Developer withdraws housing plan

Valley News Staff Writer
Published: 7/14/2019 10:29:22 PM

NEW LONDON — A Maine-based developer who had proposed a 40-unit workforce housing development in New London has pulled its application for a variance from the Zoning Board.

The move came one week after the board held a hearing on the variance request to allow the developer Continuum Health Services to construct multi-family housing in the R2 zone, in part to accommodate workers for a senior living facility Continuum is constructing near New London Hospital.

The board had asked Continuum for more information and was set to continue the hearing on July 16, but that is now canceled.

“It might behoove New London to spend some more time working through their interpretation (of a state law requiring that New Hampshire municipalities allow for ‘reasonable and realistic opportunities’ for the development of affordable housing) versus having to have us be at the helm of that discussion,” Sarah Adams, Continuum’s director of sales and marketing, said in a Tuesday phone interview.

Continuum’s project faced opposition from residents of the neighboring 147-unit Hilltop Place condominium development who, according to draft minutes, spoke up at the July 2 hearing to express concerns about the density of the project — which was proposed to include eight buildings of five units each on property currently owned by the Dorothea G. Bewley Revocable Trust that sits near the roundabout on Newport Road in between downtown New London and Little Sunapee Lake.

Other concerns expressed by Hilltop residents included potential effects on traffic and on property values, as well as questions about safety such as the ability of a fire truck to turn around in the driveway, according to the draft minutes.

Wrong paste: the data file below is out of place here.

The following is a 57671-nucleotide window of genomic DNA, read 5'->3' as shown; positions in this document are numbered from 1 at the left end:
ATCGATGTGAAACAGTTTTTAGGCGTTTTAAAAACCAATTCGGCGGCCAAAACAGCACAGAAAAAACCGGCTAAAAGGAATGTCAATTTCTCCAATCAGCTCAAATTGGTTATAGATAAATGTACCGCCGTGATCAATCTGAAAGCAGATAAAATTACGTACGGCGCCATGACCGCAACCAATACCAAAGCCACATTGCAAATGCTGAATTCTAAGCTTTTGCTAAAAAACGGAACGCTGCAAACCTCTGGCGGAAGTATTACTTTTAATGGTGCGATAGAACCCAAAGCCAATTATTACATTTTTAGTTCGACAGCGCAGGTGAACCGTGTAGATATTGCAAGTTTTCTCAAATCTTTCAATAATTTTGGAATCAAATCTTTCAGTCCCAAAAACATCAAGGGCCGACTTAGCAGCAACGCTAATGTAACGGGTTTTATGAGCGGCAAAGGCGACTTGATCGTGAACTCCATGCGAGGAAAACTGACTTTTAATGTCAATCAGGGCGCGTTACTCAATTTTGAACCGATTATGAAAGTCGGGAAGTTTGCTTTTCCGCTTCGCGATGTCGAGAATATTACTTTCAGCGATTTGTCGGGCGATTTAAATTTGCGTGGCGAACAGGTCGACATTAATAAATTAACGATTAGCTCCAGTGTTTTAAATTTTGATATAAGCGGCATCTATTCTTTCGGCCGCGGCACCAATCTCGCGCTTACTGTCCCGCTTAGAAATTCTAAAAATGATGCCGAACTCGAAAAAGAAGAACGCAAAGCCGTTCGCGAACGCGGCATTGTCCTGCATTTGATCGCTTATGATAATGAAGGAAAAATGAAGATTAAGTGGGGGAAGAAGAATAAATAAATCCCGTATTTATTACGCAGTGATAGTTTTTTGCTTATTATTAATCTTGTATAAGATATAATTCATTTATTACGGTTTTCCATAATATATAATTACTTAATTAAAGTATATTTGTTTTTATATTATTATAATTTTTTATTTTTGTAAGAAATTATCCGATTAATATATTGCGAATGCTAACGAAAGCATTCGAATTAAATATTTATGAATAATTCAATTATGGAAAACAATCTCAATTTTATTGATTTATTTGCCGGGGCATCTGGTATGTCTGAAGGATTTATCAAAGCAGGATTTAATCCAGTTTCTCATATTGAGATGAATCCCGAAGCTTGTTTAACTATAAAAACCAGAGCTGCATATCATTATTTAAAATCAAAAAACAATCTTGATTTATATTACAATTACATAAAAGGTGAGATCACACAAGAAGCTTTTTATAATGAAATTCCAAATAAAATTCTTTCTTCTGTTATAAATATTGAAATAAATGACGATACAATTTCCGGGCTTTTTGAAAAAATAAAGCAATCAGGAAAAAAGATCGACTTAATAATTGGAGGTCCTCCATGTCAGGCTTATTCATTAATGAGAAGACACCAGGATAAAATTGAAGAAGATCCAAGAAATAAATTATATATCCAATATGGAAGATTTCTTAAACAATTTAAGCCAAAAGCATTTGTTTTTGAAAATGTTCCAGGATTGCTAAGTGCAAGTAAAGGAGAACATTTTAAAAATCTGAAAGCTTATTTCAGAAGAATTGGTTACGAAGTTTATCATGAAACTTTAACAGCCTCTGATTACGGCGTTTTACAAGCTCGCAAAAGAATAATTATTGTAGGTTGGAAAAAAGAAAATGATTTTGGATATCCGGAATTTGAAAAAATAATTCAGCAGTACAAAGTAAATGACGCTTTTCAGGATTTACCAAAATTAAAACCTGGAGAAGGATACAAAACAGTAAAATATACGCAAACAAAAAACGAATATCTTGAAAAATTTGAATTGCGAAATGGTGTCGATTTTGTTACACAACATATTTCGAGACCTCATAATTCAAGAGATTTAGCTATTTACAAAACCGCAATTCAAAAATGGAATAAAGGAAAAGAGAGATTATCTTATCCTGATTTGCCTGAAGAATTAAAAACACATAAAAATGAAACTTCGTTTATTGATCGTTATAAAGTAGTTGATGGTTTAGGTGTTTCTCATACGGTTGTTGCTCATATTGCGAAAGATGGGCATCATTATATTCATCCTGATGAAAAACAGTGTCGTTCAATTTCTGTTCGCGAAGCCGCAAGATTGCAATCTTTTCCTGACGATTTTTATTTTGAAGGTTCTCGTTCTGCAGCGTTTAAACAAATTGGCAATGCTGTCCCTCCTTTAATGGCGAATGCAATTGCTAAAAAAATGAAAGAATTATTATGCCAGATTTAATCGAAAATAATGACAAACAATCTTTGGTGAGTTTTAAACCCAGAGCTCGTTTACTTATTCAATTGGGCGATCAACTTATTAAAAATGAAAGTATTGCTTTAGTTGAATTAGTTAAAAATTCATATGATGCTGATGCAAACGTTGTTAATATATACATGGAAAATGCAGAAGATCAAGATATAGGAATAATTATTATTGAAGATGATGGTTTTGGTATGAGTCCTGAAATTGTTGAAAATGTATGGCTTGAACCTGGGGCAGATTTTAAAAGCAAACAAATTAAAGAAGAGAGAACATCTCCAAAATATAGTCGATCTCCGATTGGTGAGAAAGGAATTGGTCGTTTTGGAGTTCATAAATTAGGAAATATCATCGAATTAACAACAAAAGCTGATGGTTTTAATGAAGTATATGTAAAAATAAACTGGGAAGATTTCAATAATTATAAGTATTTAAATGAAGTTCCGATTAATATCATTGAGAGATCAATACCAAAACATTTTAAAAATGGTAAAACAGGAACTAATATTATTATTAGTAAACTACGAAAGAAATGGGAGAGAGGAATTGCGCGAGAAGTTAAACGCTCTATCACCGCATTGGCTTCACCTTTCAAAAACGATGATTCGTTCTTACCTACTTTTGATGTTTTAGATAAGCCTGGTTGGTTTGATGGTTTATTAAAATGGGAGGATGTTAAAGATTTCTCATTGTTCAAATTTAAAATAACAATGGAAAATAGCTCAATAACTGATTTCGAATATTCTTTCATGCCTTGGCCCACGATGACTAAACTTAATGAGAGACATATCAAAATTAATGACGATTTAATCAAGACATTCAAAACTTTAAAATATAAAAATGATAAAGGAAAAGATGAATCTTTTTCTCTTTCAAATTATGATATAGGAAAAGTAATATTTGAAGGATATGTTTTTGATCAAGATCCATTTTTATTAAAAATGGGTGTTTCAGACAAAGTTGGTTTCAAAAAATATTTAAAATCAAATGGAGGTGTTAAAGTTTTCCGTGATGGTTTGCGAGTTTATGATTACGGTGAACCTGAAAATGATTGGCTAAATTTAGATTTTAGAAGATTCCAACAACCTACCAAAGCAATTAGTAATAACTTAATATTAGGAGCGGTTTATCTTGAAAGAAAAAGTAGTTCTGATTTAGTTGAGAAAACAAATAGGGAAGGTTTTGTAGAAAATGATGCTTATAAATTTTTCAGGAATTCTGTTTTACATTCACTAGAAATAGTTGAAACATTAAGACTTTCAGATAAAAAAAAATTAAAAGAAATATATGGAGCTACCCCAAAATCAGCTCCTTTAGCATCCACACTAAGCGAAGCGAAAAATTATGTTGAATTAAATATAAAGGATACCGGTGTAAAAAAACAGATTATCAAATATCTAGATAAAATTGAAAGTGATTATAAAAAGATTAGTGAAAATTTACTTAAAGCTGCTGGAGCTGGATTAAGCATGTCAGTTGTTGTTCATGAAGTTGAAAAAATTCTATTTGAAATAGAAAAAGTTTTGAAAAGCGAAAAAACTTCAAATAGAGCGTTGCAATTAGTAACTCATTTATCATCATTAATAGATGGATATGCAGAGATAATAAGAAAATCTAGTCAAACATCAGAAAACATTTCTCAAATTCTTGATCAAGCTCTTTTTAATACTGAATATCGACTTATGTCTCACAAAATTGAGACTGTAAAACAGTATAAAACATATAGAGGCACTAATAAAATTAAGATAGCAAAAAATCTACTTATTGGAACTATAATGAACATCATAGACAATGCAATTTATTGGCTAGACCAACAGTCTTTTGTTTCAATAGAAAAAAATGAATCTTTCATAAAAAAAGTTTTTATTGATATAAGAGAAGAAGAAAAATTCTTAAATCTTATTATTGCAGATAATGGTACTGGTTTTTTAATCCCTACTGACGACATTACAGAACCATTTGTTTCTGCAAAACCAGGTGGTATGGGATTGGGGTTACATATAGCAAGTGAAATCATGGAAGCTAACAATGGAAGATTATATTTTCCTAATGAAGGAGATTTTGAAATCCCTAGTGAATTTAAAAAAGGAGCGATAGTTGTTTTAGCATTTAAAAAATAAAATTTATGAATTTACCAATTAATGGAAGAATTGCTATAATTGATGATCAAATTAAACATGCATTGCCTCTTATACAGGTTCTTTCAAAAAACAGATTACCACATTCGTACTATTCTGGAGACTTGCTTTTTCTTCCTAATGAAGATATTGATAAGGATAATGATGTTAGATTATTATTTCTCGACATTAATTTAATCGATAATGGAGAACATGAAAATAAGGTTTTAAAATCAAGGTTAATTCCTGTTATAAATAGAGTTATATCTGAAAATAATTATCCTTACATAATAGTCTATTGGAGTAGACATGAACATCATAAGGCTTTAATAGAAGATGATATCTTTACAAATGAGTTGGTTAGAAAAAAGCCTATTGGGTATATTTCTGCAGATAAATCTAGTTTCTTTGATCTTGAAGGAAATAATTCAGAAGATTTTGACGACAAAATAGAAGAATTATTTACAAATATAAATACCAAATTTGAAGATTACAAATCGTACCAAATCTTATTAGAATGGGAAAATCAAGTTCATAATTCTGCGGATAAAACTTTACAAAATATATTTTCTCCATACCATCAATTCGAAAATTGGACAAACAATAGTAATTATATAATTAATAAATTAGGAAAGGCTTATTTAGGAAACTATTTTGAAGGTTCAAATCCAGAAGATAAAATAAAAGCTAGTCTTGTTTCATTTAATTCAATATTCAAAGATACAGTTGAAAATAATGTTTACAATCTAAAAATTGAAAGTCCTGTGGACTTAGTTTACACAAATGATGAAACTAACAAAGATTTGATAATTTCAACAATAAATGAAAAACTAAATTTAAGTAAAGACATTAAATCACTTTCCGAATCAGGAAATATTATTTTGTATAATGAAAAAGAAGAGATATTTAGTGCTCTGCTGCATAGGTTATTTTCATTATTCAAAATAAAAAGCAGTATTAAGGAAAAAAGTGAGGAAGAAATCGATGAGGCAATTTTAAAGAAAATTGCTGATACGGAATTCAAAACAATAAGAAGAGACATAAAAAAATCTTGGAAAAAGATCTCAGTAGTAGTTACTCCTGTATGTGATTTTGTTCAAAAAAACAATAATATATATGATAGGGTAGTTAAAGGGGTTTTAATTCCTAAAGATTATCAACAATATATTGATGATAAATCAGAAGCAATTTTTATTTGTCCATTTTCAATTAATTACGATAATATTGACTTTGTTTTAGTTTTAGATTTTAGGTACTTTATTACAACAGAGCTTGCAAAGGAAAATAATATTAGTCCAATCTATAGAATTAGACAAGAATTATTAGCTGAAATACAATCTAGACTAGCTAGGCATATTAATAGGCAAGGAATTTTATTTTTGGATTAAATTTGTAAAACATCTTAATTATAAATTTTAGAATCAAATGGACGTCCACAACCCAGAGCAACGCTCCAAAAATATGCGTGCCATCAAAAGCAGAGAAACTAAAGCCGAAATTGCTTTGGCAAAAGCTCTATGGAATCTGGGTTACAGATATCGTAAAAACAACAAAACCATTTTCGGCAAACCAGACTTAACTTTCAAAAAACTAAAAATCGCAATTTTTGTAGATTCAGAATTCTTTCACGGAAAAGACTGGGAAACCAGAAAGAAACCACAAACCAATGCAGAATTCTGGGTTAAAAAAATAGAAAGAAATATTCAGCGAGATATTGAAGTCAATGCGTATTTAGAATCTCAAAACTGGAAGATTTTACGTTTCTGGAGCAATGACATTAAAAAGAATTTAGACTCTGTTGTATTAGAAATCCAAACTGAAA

Continuum’s Peterborough, N.H.-based attorney, James Callahan, told the board that the location — within reach of municipal water and sewer, and within walking distance of the hospital and the planned senior living development — and density were necessary to keep the units attractive and affordable to working families.

“What we’re faced here with is an obvious need for workforce housing … Also (on the) other side, legitimate and serious concerns,” said Zoning Board Chairman Doug Lyon, who also chairs the board of New London Hospital.

The Upper Valley Lake Sunapee Regional Planning Commission has found a shortage of about 5,000 affordable units in the Upper Valley. The project would have been the first of its kind in New London.

Though the property where Continuum had proposed the workforce housing development is close to a part of the town where multi-family buildings are allowed, it’s “not close enough,” Zoning Administrator Nicole Gage said.

But, given the need for affordable housing across the region, Gage said she hopes Continuum comes back.

“We look forward to hearing how we will be working with them in the future,” Gage said.

Continuum has an option on the property through the end of the year, Adams said.

Valley News Staff Writer Nora Doyle-Burr can be reached at or 603-727-3213.

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